Thursday 15 April 2021
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We Ask, They Answer: Shark Q&A with Steven Kessel, director of marine research at the Shedd Aquarium


With Shark Week upon us, we decided to ask Steven Kessel, the director of marine research at the Shedd Aquarium, about the sharks they have on display, some interesting facts and what can be done to preserve shark populations around the world

By Trent Modglin 

Q: Why do people find sharks so fascinating?

A: Because they are fascinating! They are beautiful and powerful, yet mysterious, and illusive. Across more than 400 species, they take many shapes and sizes, allowing them to inhabit all areas of the ocean from the shallowest estuaries to the deepest depths. They invoke fear, love, hate, admiration, respect and obsession. Across the globe, and through human history, they have been hunted, worshiped, demonized and displayed. Despite all this, there is still so much we don’t know about them. All these things in chorus make sharks a very fascinating group of animals.

“Sharks originated on this planet around 450 million years ago, some 100 million years before the origin of trees.”

Q: What are a couple facts about sharks that might surprise people?

A: One thing that always seems to surprise people is finding out that sharks are older than trees. Sharks originated on this planet around 450 million years ago, some 100 million years before the origin of trees. Since then, they have survived through five mass-extinction events, and not until the emergence of mechanized fishing were shark populations ever under threat.

Another very interesting thing about sharks is that they have an entire sensory system dedicated to detecting electromagnetic fields. It’s believed that this system helps sharks to navigate, including enormous seasonal migrations sometimes across ocean basins, using the earth’s magnetic field for guidance. Additionally, sharks can use this ability to hunt in low-visibility conditions or even locate prey items that have buried themselves in the substrate. All living creatures generate electric fields when they move their muscles, including the beating of their hearts. Sharks can hone in on these electric pulses to locate their next meal.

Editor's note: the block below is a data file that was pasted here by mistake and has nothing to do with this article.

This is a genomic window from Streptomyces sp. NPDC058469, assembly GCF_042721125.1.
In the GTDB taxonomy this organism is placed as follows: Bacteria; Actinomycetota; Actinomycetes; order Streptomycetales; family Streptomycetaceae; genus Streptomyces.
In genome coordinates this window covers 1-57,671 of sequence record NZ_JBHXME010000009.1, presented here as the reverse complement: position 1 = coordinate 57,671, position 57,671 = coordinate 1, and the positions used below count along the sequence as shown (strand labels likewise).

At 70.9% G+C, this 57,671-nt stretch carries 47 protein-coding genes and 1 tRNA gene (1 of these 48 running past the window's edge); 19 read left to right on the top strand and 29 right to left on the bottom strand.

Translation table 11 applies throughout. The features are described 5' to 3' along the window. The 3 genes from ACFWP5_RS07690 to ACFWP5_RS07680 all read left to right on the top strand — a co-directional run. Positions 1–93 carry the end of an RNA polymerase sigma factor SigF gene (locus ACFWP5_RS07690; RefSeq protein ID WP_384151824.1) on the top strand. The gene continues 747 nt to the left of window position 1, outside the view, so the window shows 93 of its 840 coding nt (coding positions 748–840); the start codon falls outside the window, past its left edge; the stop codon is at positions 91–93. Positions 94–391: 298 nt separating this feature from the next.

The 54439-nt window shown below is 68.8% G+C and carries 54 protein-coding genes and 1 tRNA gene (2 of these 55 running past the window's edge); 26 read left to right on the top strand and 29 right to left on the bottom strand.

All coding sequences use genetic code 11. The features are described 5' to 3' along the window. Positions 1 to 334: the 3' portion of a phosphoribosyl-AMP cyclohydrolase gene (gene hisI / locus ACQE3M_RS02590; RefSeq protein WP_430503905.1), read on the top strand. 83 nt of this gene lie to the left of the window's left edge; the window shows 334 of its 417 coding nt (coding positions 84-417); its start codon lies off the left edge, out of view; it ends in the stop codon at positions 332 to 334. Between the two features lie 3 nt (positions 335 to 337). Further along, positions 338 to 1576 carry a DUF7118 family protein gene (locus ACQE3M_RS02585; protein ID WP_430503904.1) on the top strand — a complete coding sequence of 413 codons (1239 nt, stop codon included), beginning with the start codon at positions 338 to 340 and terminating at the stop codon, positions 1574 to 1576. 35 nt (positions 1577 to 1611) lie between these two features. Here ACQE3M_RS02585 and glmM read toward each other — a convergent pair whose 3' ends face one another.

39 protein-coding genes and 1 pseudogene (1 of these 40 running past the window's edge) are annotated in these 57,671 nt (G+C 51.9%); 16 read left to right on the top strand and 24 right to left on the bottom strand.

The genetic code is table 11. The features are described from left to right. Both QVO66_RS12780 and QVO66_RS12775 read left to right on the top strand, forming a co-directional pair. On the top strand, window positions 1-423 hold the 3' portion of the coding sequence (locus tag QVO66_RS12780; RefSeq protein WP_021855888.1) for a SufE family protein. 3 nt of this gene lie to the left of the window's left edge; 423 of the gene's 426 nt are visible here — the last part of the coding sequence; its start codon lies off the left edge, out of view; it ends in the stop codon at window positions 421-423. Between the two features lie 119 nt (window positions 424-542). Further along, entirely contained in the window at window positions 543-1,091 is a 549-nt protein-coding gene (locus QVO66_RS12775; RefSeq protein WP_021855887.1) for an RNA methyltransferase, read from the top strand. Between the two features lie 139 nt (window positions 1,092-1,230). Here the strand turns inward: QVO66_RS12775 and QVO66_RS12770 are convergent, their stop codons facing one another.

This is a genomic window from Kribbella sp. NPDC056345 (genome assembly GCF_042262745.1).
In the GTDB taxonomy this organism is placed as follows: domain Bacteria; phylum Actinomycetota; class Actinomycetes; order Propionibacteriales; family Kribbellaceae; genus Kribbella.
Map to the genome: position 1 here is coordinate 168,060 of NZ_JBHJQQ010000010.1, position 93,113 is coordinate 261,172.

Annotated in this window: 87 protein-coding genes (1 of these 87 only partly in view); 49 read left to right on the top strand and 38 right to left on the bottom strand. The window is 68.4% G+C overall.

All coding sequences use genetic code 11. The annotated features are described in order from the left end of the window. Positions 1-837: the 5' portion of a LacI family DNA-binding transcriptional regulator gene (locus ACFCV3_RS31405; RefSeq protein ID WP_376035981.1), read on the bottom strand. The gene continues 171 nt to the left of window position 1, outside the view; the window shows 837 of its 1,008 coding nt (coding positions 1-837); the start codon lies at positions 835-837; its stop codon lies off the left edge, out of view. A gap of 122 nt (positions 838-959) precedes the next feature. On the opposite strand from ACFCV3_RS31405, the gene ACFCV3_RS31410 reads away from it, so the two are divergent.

Q: What exhibits at the Shedd specifically feature sharks, and what can visitors expect from them? 

A: Every year, two million guests come face to face with sharks throughout Shedd. In the Wild Reef exhibit, guests have an opportunity to explore a coral reef in the Philippines that is known to be one of the most diverse underwater ecosystems in the world, and it’s home to more than 20 sharks at Shedd. Through this journey 25 feet below street level, all ages get a glimpse of island life though this multi-sensory, interactive exhibit. From the blacktip reef sharks and sandbar sharks that constantly cruise in the mid- to upper-level waters to the slow-swimming zebra sharks and sedentary, bottom-dwelling wobbegongs, shark enthusiasts will be thrilled to get up close to this range of species.

Shedd also has a Shark Feed Tour, where you go behind the scenes in Wild Reef for a deeper dive to experience meal time with the sharks during a 90-minute guided tour with our experts. There are also bonnethead sharks in the Caribbean Reef exhibit and leopard sharks in the Oceans gallery.